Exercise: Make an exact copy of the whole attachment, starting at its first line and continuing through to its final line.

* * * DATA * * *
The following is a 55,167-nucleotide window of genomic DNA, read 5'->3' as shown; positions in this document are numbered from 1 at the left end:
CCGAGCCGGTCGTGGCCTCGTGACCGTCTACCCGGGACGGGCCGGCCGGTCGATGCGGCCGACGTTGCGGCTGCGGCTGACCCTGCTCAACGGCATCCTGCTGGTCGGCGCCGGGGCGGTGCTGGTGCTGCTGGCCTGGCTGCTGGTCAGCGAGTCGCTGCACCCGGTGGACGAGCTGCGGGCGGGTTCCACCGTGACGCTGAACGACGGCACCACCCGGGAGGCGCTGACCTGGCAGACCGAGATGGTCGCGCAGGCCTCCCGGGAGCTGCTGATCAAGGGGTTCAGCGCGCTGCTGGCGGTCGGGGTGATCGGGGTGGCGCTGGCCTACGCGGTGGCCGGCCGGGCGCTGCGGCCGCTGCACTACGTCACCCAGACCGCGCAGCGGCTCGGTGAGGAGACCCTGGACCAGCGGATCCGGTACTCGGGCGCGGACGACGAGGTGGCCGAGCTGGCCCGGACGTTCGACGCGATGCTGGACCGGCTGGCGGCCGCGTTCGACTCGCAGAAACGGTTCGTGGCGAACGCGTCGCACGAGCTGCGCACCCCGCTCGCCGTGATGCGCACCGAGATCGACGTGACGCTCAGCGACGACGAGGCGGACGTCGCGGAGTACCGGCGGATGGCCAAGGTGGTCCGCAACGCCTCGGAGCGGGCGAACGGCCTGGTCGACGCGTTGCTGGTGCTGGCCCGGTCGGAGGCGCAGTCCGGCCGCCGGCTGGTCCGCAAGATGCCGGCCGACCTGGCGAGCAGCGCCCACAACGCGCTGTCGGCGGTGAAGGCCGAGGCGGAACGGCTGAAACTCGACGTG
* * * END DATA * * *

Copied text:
The following is a 55,167-nucleotide window of genomic DNA, read 5'->3' as shown; positions in this document are numbered from 1 at the left end:
CCGAGCCGGTCGTGGCCTCGTGACCGTCTACCCGGGACGGGCCGGCCGGTCGATGCGGCCGACGTTGCGGCTGCGGCTGACCCTGCTCAACGGCATCCTGCTGGTCGGCGCCGGGGCGGTGCTGGTGCTGCTGGCCTGGCTGCTGGTCAGCGAGTCGCTGCACCCGGTGGACGAGCTGCGGGCGGGTTCCACCGTGACGCTGAACGACGGCACCACCCGGGAGGCGCTGACCTGGCAGACCGAGATGGTCGCGCAGGCCTCCCGGGAGCTGCTGATCAAGGGGTTCAGCGCGCTGCTGGCGGTCGGGGTGATCGGGGTGGCGCTGGCCTACGCGGTGGCCGGCCGGGCGCTGCGGCCGCTGCACTACGTCACCCAGACCGCGCAGCGGCTCGGTGAGGAGACCCTGGACCAGCGGATCCGGTACTCGGGCGCGGACGACGAGGTGGCCGAGCTGGCCCGGACGTTCGACGCGATGCTGGACCGGCTGGCGGCCGCGTTCGACTCGCAGAAACGGTTCGTGGCGAACGCGTCGCACGAGCTGCGCACCCCGCTCGCCGTGATGCGCACCGAGATCGACGTGACGCTCAGCGACGACGAGGCGGACGTCGCGGAGTACCGGCGGATGGCCAAGGTGGTCCGCAACGCCTCGGAGCGGGCGAACGGCCTGGTCGACGCGTTGCTGGTGCTGGCCCGGTCGGAGGCGCAGTCCGGCCGCCGGCTGGTCCGCAAGATGCCGGCCGACCTGGCGAGCAGCGCCCACAACGCGCTGTCGGCGGTGAAGGCCGAGGCGGAACGGCTGAAACTCGACGTG